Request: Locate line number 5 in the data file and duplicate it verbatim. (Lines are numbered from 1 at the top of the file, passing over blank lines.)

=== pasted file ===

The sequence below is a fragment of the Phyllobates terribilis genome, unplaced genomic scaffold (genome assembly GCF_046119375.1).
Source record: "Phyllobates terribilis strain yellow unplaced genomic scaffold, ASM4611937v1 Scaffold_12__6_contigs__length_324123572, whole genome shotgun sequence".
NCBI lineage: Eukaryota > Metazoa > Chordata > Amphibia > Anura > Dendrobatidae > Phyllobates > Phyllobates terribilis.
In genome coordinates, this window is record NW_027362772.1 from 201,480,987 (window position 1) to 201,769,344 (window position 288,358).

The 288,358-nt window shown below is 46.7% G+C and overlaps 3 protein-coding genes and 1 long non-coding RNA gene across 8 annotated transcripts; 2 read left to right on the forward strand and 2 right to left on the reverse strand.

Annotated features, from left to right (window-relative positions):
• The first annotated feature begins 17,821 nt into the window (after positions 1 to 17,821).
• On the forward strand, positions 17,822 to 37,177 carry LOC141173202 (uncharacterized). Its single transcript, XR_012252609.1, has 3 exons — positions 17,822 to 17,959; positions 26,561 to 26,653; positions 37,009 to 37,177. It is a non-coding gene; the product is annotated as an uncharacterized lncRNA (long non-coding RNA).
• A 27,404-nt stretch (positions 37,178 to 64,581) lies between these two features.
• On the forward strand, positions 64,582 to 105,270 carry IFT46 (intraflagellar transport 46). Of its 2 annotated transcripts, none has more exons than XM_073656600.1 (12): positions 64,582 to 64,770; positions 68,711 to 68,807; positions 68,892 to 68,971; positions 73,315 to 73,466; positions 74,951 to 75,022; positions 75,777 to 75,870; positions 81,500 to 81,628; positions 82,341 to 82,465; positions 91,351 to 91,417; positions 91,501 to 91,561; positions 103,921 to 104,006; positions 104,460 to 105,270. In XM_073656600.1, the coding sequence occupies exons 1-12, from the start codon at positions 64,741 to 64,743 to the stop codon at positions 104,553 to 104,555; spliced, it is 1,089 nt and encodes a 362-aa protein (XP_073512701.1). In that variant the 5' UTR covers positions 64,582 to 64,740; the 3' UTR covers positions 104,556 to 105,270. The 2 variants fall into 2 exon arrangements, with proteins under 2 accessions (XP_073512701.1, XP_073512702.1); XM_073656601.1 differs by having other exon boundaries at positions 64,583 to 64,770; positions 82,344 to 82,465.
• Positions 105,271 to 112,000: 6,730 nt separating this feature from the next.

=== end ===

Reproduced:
The 288,358-nt window shown below is 46.7% G+C and overlaps 3 protein-coding genes and 1 long non-coding RNA gene across 8 annotated transcripts; 2 read left to right on the forward strand and 2 right to left on the reverse strand.